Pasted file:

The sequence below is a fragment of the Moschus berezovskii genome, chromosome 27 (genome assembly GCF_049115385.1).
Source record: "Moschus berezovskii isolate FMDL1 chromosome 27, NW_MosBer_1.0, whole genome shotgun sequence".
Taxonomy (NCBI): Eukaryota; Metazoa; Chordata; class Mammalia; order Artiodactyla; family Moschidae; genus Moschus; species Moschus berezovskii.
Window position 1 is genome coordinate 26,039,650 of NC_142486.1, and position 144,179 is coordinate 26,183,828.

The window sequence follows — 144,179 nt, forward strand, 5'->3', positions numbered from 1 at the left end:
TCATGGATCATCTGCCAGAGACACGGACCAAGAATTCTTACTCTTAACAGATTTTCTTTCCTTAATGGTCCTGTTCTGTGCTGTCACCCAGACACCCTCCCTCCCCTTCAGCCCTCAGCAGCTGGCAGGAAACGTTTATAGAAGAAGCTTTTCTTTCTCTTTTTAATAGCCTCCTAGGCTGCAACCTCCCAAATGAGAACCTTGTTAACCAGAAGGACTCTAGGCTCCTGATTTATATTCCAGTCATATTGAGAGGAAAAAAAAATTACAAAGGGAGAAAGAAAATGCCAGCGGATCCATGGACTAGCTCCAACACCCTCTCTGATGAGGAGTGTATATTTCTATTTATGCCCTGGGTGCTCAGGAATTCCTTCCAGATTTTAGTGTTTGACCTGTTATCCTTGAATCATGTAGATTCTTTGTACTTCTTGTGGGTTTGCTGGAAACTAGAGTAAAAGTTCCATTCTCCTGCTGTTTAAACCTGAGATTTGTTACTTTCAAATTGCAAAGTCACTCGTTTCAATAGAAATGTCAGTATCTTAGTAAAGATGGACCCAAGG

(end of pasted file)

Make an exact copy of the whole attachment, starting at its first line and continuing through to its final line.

The sequence below is a fragment of the Moschus berezovskii genome, chromosome 27 (genome assembly GCF_049115385.1).
Source record: "Moschus berezovskii isolate FMDL1 chromosome 27, NW_MosBer_1.0, whole genome shotgun sequence".
Taxonomy (NCBI): Eukaryota; Metazoa; Chordata; class Mammalia; order Artiodactyla; family Moschidae; genus Moschus; species Moschus berezovskii.
Window position 1 is genome coordinate 26,039,650 of NC_142486.1, and position 144,179 is coordinate 26,183,828.

The window sequence follows — 144,179 nt, forward strand, 5'->3', positions numbered from 1 at the left end:
TCATGGATCATCTGCCAGAGACACGGACCAAGAATTCTTACTCTTAACAGATTTTCTTTCCTTAATGGTCCTGTTCTGTGCTGTCACCCAGACACCCTCCCTCCCCTTCAGCCCTCAGCAGCTGGCAGGAAACGTTTATAGAAGAAGCTTTTCTTTCTCTTTTTAATAGCCTCCTAGGCTGCAACCTCCCAAATGAGAACCTTGTTAACCAGAAGGACTCTAGGCTCCTGATTTATATTCCAGTCATATTGAGAGGAAAAAAAAATTACAAAGGGAGAAAGAAAATGCCAGCGGATCCATGGACTAGCTCCAACACCCTCTCTGATGAGGAGTGTATATTTCTATTTATGCCCTGGGTGCTCAGGAATTCCTTCCAGATTTTAGTGTTTGACCTGTTATCCTTGAATCATGTAGATTCTTTGTACTTCTTGTGGGTTTGCTGGAAACTAGAGTAAAAGTTCCATTCTCCTGCTGTTTAAACCTGAGATTTGTTACTTTCAAATTGCAAAGTCACTCGTTTCAATAGAAATGTCAGTATCTTAGTAAAGATGGACCCAAGG